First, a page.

Chapter 19 - Chapter 19 The United States and World War I...

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Chapter 19: The United States and World War I 1916-1920 The Spanish-American War had established the US as an international empire. Although Britain still dominated world banking and the British pound remained the major currency of international trade, the US had become the leading industrial power; by 1914, it produced over one-third of the world’s manufactured goods. America’s growing economic connections with the outside world led to increasing military and political involvement. An Era of Intervention o Just as they expanded the powers of the federal gov in domestic affairs, the Progressive presidents were not reluctant to project American power outside the country’s borders. “I Took the Canal Zone” o Just as he distinguished between good and bad trusts, Theodore Roosevelt divided the world into “civilized” and “uncivilized” nations; believing that the former had an obligation to establish order in an unruly world. (720) o In his first major action in Central America, Roosevelt engineered the separation of Panama from Columbia in order to facilitate the construction of a canal linking the Atlantic and Pacific Oceans. In 1903, when Colombia, of which Panama was a part, refused to cede land for the project, Roosevelt helped to set in motion an uprising by conspirators led by Philippe Bunau-Varilla, a representative of the Panama Canal Company. An American Gunboat prevented the Colombian army from suppressing the rebellion. The Roosevelt Corollary o Roosevelt’s actions in Panama reflected a principle that came to be called the Roosevelt Corollary to the Monroe Doctrine. This held that the US had the right to exercise “an international police power” in the Western Hemisphere – a significant expansion of Monroe’s pledge to defend the hemisphere against European intervention. Moral Imperialism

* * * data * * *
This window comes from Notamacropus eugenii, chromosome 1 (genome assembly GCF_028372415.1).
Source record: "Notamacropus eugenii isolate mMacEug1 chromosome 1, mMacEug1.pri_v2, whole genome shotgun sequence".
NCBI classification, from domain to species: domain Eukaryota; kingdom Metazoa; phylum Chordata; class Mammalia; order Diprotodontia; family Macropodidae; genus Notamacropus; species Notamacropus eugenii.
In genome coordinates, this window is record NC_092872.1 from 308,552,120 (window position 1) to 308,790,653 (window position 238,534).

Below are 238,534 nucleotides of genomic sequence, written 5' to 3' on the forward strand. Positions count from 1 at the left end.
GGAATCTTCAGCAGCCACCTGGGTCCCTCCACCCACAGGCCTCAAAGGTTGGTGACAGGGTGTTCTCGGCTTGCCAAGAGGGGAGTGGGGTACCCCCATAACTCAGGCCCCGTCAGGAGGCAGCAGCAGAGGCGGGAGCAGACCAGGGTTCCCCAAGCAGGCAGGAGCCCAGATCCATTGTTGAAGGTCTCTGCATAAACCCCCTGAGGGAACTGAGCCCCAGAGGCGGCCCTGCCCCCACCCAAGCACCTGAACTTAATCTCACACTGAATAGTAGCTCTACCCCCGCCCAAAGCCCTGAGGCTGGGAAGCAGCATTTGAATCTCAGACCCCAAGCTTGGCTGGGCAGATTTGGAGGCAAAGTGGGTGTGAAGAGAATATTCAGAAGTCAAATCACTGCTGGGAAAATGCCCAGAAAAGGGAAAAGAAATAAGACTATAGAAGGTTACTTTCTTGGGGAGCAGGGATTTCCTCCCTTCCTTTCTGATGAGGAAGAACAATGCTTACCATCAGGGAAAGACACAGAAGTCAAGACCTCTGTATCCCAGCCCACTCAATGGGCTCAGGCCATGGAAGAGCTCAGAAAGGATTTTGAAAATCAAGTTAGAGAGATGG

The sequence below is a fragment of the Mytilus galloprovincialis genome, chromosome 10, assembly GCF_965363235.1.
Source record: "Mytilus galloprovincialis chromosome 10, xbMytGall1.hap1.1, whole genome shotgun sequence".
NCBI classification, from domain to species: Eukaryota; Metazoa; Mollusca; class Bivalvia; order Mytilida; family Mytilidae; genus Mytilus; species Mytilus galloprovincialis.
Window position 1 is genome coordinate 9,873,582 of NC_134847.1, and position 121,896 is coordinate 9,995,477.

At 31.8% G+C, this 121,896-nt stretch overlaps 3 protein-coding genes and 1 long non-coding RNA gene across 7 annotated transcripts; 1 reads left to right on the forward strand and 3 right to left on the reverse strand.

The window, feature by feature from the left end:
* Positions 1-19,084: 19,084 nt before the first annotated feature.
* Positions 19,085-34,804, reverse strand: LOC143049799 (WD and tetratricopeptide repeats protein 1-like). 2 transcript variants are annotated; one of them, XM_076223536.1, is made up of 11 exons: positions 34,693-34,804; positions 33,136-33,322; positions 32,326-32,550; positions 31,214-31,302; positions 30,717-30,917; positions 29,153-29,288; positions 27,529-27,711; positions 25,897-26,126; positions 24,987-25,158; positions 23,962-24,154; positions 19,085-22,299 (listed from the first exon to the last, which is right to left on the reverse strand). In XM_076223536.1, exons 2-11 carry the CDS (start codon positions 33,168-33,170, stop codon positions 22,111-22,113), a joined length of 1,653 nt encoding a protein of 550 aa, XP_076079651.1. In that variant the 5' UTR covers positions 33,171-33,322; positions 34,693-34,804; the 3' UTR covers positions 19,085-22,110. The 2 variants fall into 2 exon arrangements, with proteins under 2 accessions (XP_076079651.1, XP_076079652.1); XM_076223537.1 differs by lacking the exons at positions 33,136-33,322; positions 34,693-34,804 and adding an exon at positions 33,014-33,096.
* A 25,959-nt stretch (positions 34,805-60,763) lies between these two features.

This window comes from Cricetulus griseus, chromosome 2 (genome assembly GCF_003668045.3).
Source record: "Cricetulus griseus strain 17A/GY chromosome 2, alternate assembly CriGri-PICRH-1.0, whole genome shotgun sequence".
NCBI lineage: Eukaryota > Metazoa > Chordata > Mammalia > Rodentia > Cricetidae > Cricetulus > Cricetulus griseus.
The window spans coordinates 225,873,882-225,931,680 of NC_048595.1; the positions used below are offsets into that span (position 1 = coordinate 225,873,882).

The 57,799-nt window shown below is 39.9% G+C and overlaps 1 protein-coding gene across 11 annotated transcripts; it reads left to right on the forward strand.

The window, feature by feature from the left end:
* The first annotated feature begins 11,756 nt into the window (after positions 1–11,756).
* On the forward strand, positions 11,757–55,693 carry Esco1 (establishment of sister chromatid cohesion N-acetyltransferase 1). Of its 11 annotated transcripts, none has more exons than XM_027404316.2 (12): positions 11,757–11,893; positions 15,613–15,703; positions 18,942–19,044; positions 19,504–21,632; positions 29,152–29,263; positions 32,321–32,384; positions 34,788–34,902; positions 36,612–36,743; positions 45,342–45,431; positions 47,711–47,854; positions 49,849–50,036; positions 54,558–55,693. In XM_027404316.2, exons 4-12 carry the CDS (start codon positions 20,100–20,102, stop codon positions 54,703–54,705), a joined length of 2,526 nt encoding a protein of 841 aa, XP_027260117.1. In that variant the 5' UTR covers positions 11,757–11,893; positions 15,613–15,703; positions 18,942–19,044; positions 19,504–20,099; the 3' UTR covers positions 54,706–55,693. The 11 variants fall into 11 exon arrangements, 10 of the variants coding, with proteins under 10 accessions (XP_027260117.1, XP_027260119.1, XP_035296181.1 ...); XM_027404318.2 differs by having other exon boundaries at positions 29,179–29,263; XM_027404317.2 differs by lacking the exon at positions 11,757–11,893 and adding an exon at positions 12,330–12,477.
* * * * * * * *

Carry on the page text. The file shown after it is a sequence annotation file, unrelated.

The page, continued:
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o Woodrow Wilson repudiated Dollar Diplomacy and promised a new foreign policy that would respect Latin America’s independence and free it from foreign economic domination. (722) o To Wilson, expanding American economic influence served a higher purpose then mere profit. o Wilson’s “moral imperialism” produced more military interventions in Latin American than any president before or since. Wilson and Mexico o Wilson’s major preoccupation in Latin American was Mexico, where in 1911 a revolution led by Francisco Madero overthrew the government of dictator Porfirio Diaz. Two years later, without Wilson’s knowledge but with the backing of the US ambassador and of American companies that controlled Mexico’s oil and mining industries, military commander Victoriano Huerta assassinated Madero and seized power. o
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This note was uploaded on 12/13/2011 for the course BIO 362 taught by Professor Walikarzai during the Spring '10 term at SUNY Stony Brook.

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Chapter 19 - Chapter 19 The United States and World War I...

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